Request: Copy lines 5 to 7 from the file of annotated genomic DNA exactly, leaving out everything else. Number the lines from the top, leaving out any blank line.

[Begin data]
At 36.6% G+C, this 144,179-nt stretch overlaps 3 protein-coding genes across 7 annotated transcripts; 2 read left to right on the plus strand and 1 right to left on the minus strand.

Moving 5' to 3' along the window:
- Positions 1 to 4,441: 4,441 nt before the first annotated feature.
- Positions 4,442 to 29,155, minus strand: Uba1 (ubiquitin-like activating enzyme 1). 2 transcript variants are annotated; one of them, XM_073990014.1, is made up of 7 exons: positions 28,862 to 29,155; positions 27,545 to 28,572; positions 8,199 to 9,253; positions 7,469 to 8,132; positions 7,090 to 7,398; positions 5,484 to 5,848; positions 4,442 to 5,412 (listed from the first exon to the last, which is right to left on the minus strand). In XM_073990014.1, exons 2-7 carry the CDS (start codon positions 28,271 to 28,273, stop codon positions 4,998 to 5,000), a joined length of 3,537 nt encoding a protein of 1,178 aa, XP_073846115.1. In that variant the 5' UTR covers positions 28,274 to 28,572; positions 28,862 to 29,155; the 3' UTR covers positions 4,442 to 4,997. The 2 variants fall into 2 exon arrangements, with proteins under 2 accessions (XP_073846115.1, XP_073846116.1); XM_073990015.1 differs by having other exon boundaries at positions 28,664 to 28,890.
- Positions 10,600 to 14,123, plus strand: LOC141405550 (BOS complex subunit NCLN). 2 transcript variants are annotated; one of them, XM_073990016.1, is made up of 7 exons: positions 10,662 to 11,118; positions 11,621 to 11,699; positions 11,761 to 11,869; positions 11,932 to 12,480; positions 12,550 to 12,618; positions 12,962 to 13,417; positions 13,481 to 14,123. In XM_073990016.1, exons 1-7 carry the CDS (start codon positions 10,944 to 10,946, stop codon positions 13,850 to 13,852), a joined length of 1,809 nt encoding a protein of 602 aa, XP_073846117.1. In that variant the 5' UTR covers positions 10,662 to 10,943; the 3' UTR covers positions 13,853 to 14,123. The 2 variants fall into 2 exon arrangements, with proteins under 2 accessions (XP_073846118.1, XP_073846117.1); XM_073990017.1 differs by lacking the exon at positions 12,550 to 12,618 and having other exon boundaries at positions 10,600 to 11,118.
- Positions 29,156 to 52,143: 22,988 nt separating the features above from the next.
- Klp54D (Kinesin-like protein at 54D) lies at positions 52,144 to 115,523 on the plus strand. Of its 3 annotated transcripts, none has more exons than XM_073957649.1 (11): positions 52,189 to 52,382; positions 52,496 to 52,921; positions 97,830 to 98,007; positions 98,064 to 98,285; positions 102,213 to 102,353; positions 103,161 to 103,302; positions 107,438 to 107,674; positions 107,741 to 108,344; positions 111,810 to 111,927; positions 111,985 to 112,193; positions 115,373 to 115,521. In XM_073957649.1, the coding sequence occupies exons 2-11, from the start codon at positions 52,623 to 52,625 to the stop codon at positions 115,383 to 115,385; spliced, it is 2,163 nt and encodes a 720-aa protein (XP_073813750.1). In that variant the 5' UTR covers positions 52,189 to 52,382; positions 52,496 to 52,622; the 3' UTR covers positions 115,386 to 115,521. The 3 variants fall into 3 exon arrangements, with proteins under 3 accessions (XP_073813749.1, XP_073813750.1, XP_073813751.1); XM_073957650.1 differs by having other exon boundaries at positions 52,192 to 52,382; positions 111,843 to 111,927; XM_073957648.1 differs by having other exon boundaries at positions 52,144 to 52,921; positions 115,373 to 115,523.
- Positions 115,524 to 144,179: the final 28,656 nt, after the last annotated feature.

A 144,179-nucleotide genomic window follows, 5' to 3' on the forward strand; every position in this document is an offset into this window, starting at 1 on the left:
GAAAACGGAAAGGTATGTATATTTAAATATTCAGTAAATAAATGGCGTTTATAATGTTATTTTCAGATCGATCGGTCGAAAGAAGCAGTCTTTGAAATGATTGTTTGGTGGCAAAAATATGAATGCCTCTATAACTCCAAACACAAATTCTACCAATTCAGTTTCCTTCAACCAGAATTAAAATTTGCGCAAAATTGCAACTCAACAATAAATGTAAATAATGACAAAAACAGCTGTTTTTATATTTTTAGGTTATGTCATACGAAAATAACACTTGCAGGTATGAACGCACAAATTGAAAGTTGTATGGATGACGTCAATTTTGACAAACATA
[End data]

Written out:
- Positions 10,600 to 14,123, plus strand: LOC141405550 (BOS complex subunit NCLN). 2 transcript variants are annotated; one of them, XM_073990016.1, is made up of 7 exons: positions 10,662 to 11,118; positions 11,621 to 11,699; positions 11,761 to 11,869; positions 11,932 to 12,480; positions 12,550 to 12,618; positions 12,962 to 13,417; positions 13,481 to 14,123. In XM_073990016.1, exons 1-7 carry the CDS (start codon positions 10,944 to 10,946, stop codon positions 13,850 to 13,852), a joined length of 1,809 nt encoding a protein of 602 aa, XP_073846117.1. In that variant the 5' UTR covers positions 10,662 to 10,943; the 3' UTR covers positions 13,853 to 14,123. The 2 variants fall into 2 exon arrangements, with proteins under 2 accessions (XP_073846118.1, XP_073846117.1); XM_073990017.1 differs by lacking the exon at positions 12,550 to 12,618 and having other exon boundaries at positions 10,600 to 11,118.
- Positions 29,156 to 52,143: 22,988 nt separating the features above from the next.
- Klp54D (Kinesin-like protein at 54D) lies at positions 52,144 to 115,523 on the plus strand. Of its 3 annotated transcripts, none has more exons than XM_073957649.1 (11): positions 52,189 to 52,382; positions 52,496 to 52,921; positions 97,830 to 98,007; positions 98,064 to 98,285; positions 102,213 to 102,353; positions 103,161 to 103,302; positions 107,438 to 107,674; positions 107,741 to 108,344; positions 111,810 to 111,927; positions 111,985 to 112,193; positions 115,373 to 115,521. In XM_073957649.1, the coding sequence occupies exons 2-11, from the start codon at positions 52,623 to 52,625 to the stop codon at positions 115,383 to 115,385; spliced, it is 2,163 nt and encodes a 720-aa protein (XP_073813750.1). In that variant the 5' UTR covers positions 52,189 to 52,382; positions 52,496 to 52,622; the 3' UTR covers positions 115,386 to 115,521. The 3 variants fall into 3 exon arrangements, with proteins under 3 accessions (XP_073813749.1, XP_073813750.1, XP_073813751.1); XM_073957650.1 differs by having other exon boundaries at positions 52,192 to 52,382; positions 111,843 to 111,927; XM_073957648.1 differs by having other exon boundaries at positions 52,144 to 52,921; positions 115,373 to 115,523.